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The Improving Mathematics Education in Schools TIMES Project 2009 2011 was funded by the Australian Government Department of Education, Employment and Workplace Relations. The usual single die has 6 sides, with each side having a number of marks giving its face value of one of the values 1, 2, 3, 4, 5 or 6. So we take all the probability and parcel it out amongst the various possibilities. Events used for some games of chance. So the whole probability for a particular situation is 1, and we divide this whole probability into probabilities that are smaller than one and share them around over the various possibilities. All statistical models of real data and real situations are based on probability models. If we assume that the person throwing the newspaper is good enough not to miss our place completely and to avoid it landing in the gutter or on the road, then the list of the possible landing places for the newspaper is footpath but not the driveway, driveway on the footpath, driveway inside the boundary, grass inside the boundary, garden inside the boundary. Commentators often like to ask crowds watching to guess which colour star will be next or which colour star will go the highest. The Improving Mathematics Education in Schools TIMES Project 2009 2011 was funded by the Australian Government Department of Education, Employment and Workplace Relations. We will consider situations in which the description of the events is straightforward and natural and easily listed. Someone tells us that the possible colours for the stars of a Roman candle are red, blue, green, and yellow and we spread our total probability of one over those four colours in guessing which colour is going to shoot highest. Someone tells us that the possible colours for the stars of a Roman candle are red, blue, green, and yellow and we spread our total probability of one over those four colours in guessing which colour is going to shoot highest. Equally likely outcomes whose probabilities can be represented as fractions. The basic events are pairs of numbers, where each number is the face value of the uppermost face of one of the dice. But if there are no blue sweets at all in the box, then there’s no chance of a blue − it’s impossible to get a blue if there are no blues in the box. Example E: Where does your newspaper land. In many situations there may be slightly different ways of describing events, but in some simple and everyday situations there is an obvious space xy game and natural way of describing them. A fair die is one for which it is assumed that the 6 faces are equally likely to be uppermost in a toss of the die. What do we need to know or assume, to be able to say that the highest star is equally likely to be any of those 5 colours. Perhaps we should include these possibilities even if they have only a slight chance of happening. In Year 4, they have considered more carefully how to describe possible outcomes of simple situations involving games of chance or familiar everyday outcomes, and, without assigning any values for probabilities, how the probabilities of possible outcomes could compare with each other. The objectives of the chance and probability strand of the F 10 curriculum are to provide a practical framework for experiential learning in foundational concepts of probability for life, for exploring and interpreting data, and for underpinning later developments in statistical thinking and methods, including models for probability and data. Commentators often like to ask crowds watching to guess which colour star will be next or which colour star will go the highest. We can estimate them from data.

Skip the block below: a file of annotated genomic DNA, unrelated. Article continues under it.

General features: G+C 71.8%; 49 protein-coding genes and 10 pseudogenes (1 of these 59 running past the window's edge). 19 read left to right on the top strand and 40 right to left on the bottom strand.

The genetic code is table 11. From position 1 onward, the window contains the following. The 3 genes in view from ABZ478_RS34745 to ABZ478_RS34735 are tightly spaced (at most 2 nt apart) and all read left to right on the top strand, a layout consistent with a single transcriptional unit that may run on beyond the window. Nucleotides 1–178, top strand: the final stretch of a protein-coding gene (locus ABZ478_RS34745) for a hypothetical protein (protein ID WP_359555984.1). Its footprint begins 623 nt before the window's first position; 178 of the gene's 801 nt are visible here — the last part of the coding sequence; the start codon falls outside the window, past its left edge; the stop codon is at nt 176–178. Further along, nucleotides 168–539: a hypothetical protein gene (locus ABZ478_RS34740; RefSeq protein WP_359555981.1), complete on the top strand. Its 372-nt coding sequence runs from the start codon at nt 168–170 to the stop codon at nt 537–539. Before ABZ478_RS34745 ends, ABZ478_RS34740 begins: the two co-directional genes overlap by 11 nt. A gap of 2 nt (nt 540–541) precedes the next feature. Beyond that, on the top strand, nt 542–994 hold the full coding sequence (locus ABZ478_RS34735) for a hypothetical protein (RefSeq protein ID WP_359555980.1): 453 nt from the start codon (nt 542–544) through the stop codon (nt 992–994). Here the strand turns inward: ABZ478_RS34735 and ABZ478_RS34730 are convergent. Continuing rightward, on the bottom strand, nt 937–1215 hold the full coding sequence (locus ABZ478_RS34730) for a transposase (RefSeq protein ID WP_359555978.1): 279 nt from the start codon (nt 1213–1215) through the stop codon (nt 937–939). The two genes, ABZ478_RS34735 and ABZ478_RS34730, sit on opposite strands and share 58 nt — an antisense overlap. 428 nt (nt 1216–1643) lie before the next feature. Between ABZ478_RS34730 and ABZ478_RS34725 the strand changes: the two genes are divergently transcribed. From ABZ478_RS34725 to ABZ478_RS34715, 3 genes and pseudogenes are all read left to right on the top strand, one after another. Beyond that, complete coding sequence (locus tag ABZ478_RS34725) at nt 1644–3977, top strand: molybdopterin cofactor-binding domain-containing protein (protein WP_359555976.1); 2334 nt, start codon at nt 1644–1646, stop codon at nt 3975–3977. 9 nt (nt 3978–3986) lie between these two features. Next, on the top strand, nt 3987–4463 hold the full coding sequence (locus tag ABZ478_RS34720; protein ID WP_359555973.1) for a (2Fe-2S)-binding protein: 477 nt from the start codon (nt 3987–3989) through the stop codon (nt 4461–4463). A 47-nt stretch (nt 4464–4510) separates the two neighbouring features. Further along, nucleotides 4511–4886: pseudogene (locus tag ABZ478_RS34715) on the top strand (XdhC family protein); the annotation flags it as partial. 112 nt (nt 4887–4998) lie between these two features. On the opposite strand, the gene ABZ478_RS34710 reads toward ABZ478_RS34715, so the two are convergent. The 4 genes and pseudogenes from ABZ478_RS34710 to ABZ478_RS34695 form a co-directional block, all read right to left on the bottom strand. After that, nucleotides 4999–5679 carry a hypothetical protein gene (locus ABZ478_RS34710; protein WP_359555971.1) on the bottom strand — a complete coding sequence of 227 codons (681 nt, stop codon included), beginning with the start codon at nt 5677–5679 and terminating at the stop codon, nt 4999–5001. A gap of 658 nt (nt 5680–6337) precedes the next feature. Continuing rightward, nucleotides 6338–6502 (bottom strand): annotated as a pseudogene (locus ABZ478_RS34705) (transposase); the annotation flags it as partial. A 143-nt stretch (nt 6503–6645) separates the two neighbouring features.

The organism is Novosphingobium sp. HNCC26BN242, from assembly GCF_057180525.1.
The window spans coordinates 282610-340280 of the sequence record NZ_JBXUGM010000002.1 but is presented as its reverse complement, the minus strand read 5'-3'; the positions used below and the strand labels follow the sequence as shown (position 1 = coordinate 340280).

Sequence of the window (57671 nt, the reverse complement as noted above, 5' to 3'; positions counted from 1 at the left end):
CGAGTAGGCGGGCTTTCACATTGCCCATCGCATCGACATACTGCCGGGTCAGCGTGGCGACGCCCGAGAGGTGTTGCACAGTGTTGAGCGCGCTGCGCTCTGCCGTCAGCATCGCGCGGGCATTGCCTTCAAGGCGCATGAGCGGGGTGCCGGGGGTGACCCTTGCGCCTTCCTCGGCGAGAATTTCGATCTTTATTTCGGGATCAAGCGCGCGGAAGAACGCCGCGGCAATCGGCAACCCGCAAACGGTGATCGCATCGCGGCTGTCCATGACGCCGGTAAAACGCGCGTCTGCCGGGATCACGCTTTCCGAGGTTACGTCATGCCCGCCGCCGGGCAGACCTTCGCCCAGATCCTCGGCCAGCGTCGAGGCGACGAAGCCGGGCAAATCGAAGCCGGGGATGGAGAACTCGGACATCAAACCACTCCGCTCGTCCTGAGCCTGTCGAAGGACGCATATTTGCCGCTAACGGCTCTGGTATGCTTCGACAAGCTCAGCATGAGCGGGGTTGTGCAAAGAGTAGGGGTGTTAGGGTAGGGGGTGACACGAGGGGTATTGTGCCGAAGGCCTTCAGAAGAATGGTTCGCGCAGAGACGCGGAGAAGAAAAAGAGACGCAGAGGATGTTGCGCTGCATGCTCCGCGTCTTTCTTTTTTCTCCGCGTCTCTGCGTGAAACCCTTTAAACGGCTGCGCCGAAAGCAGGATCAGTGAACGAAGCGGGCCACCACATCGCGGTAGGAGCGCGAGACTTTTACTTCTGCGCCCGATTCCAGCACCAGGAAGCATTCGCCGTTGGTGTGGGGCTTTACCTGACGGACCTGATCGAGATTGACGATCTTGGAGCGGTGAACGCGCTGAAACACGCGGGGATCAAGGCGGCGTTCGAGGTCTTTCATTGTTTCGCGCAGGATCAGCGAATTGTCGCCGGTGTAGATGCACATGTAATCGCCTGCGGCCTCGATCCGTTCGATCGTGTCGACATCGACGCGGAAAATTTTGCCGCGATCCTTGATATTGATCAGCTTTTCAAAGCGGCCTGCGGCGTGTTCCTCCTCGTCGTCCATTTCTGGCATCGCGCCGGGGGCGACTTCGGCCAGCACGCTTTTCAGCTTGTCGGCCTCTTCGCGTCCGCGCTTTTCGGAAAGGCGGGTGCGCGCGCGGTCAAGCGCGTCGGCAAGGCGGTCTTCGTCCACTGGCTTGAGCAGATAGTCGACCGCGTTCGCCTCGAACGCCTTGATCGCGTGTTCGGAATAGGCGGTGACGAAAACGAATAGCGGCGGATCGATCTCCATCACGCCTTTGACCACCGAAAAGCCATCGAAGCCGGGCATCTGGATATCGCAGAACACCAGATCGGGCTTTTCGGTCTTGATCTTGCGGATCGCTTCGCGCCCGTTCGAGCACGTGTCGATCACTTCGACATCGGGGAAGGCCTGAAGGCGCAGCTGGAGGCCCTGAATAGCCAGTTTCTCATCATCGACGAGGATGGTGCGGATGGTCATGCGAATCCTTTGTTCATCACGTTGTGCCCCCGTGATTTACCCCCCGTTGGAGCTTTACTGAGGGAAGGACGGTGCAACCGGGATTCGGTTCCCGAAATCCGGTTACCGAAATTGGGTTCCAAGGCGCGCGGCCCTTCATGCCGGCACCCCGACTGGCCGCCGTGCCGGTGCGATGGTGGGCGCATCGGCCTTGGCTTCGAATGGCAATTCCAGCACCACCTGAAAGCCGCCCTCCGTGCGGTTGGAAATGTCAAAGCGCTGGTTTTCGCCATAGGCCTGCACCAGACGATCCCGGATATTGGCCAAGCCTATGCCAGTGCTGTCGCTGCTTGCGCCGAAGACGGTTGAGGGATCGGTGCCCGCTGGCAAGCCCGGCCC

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If the dice are fair and they are tossed at random and there is nothing to connect the tosses of each, then there is no reason to assume that any pair of faces is more likely than any other pair. Provided there are some blue sweets in the box, there is some chance a blue sweet will be shaken out. Situations involving uncertainty or randomness include probability in their models, and analysis of models often leads to data investigations to estimate parts of the model, to check the suitability of the model, to adjust or change the model, and to use the model for predictions. In the list of the possible landing places for the newspaper of footpath but not the driveway, driveway on the footpath, driveway inside the boundary, grass inside the boundary, garden inside the boundary, have we considered all possibilities. However, it is more difficult in practice to toss a coin completely randomly than to toss dice randomly, and also to assume that a particular person does not tend to toss a coin in a similar manner each toss. Some get a bigger parcel of probability and some get a smaller parcel. Many people living in towns or cities arrange for their newspaper to be delivered. So the outcomes of a throw or toss of a single die are very simple to describe and there is really no other way of describing the outcome except as the face value of the uppermost face when the die lands, and hence the list of possible events is simply the set of numbers 1, 2, 3, 4, 5, 6. It is assumed that in Years 1 4, students have had many learning experiences that consider simple and familiar events involving chance, including describing possible everyday events and whether they are “likely”, “unlikely” with some being “certain” or “impossible”. We are assuming that the person throwing the newspaper will not miss our place altogether nor will they throw the paper in the gutter or on the road. The list of possible outcomes is the list of pairs of numbers from 1 to 6, where the first number in each pair is the uppermost face of die 1 for example, this might be a red die and the second number in each pair is the uppermost face of die 2 for example, this might be a blue die as follows. If the only possible colours for the stars of a Roman candle are red, blue, green, yellow, silver, then this list is the list of possible outcomes for the colour of the star that goes the highest. Statistical methods for analysing data are used to evaluate information in situations involving variation and uncertainty, and probability plays a key role in that process. The values of probabilities tell us the chance of observing each outcome each time we take an observation, but what can we expect to see in a set of observations. Note that there is a difference between observing a simulation and observing a real situation because assumptions are easier to accept in a simulation. If we assume that the person throwing the newspaper is good enough not to miss our place completely and to avoid it landing in the gutter or on the road, then the list of the possible landing places for the newspaper is footpath but not the driveway, driveway on the footpath, driveway inside the boundary, grass inside the boundary, garden inside the boundary. Therefore each bit of probability is. Assumed background from 1 4. The list of possible outcomes is the list of pairs of numbers from 1 to 6, where the first number in each pair is the uppermost face of die 1 for example, this might be a red die and the second number in each pair is the uppermost face of die 2 for example, this might be a blue die as follows. In many games, such as board games, moves are decided by the chance throws of dice or spins of spinners. The usual single die has 6 sides, with each side having a number of marks giving its face value of one of the values 1, 2, 3, 4, 5 or 6. Statistics and Probability : Module 10Year : 5. Many board games use throws of two dice.